Last month the Securities and Exchange Commission (“SEC”) sanctioned a registered investment adviser and its managing member for violating the Investment Adviser’s Act of 1940 (“Adviser’s Act”) and for acting as an unregistered broker-dealer in connection with the services the adviser provided to a private fund that it managed and the fees charged for those services.
Blackstreet Capital Management, LLC (“Blackstreet”) serves as the manager of two private equity funds (the “Funds”). In the Funds’ governing documents, Blackstreet disclosed to the Funds’ investors that it would charge fees for brokerage services rendered in connection with acquiring portfolio companies. Blackstreet did, in fact, perform brokerage services including soliciting transactions, identifying buyers and sellers, negotiating and structuring transactions, arranging for financing, and executing transactions. In exchange for those services it received over $1.8 million.
In its Order Instituting Administrative Proceedings (the “Order”), to which Blackstreet consented, the SEC found that this conduct violated the Securities Exchange Act of 1934 (“Exchange Act”) in that Blackstreet was operating as an unregistered broker-dealer. The Order also found that Blackstreet had charged certain fees that were not disclosed to the Funds’ investors and were not permitted by the Funds’ governing documents, that it improperly used Funds’ assets to make political and charitable contributions and to pay for entertainment expenses, and that it improperly acquired interests in one of the Funds from investors who desired to sell their interests.
In settling the matter with the SEC, Blackstreet agreed to disgorge the amount of the brokerage fees it had charged and to pay a $500,000 civil penalty. The total required to be paid by the Order, including pre-judgment interest is over $3.1 million.
In some respects, the Blackstreet matter is a continuation of a considerably long line of precedent whereby private equity funds or other hedge funds whose advisers charge transaction-based fees but are not registered as broker-dealers, are sanctioned for violating the registration requirements of the Exchange Act. The receipt of transaction-based fees has always been a critical element in determining whether or not registration is required. Other factors historically noted by the SEC are whether the adviser solicits, negotiates, and executes the investor’s transactions in the fund. Nevertheless, receipt of transaction-based compensation remains the key factor. Transaction-based sanctions consist of commissions or fees that will be paid to the adviser upon the purchase of an interest in the fund by an investor.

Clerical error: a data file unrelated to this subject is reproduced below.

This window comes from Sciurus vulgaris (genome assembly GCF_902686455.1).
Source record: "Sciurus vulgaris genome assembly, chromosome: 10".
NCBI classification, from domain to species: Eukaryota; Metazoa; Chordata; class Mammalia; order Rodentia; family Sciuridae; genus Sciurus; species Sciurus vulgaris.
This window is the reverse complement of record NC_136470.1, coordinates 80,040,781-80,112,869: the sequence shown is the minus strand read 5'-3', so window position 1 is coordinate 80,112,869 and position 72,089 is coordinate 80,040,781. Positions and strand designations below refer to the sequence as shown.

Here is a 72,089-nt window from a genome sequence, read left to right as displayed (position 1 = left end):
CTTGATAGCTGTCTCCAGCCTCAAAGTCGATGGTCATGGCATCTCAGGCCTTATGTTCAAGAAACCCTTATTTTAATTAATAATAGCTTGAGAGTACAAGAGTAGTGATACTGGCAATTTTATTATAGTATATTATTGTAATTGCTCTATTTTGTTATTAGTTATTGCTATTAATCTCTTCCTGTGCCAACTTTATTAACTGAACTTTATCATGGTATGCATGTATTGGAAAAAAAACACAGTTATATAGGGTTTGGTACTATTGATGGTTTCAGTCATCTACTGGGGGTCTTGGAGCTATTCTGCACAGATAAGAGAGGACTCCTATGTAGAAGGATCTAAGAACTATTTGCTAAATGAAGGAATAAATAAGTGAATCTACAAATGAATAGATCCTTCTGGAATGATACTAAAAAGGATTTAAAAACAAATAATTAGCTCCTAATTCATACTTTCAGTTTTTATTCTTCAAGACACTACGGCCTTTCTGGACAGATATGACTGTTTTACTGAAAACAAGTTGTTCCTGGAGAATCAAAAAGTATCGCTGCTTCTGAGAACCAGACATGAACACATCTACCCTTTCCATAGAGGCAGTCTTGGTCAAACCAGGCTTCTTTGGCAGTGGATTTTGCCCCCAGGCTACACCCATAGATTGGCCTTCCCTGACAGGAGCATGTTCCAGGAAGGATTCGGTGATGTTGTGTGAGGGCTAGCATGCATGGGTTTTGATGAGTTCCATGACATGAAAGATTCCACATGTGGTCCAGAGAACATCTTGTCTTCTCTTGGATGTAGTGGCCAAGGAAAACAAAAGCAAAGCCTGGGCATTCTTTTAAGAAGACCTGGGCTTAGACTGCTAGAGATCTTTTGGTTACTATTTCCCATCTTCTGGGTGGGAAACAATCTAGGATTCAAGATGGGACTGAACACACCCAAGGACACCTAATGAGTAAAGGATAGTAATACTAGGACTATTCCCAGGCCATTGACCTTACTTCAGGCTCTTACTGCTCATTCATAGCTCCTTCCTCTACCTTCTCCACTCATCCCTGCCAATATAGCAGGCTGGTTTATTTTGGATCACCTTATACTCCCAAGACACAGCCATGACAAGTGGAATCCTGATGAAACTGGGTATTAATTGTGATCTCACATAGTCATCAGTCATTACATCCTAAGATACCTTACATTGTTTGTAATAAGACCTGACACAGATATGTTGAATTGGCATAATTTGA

The Blackstreet case, however, is somewhat notable because it also focuses upon the receipt by Blackstreet of compensation for acquiring and selling companies within the portfolio. The services Blackstreet offered in exchange for those fees was “operating partner oversight.” But because those fees were not disclosed to the investors, a conflict of interest was created because Blackstreet compensated itself from fund assets without disclosing or receiving investor approval, in violation of the Adviser’s Act.
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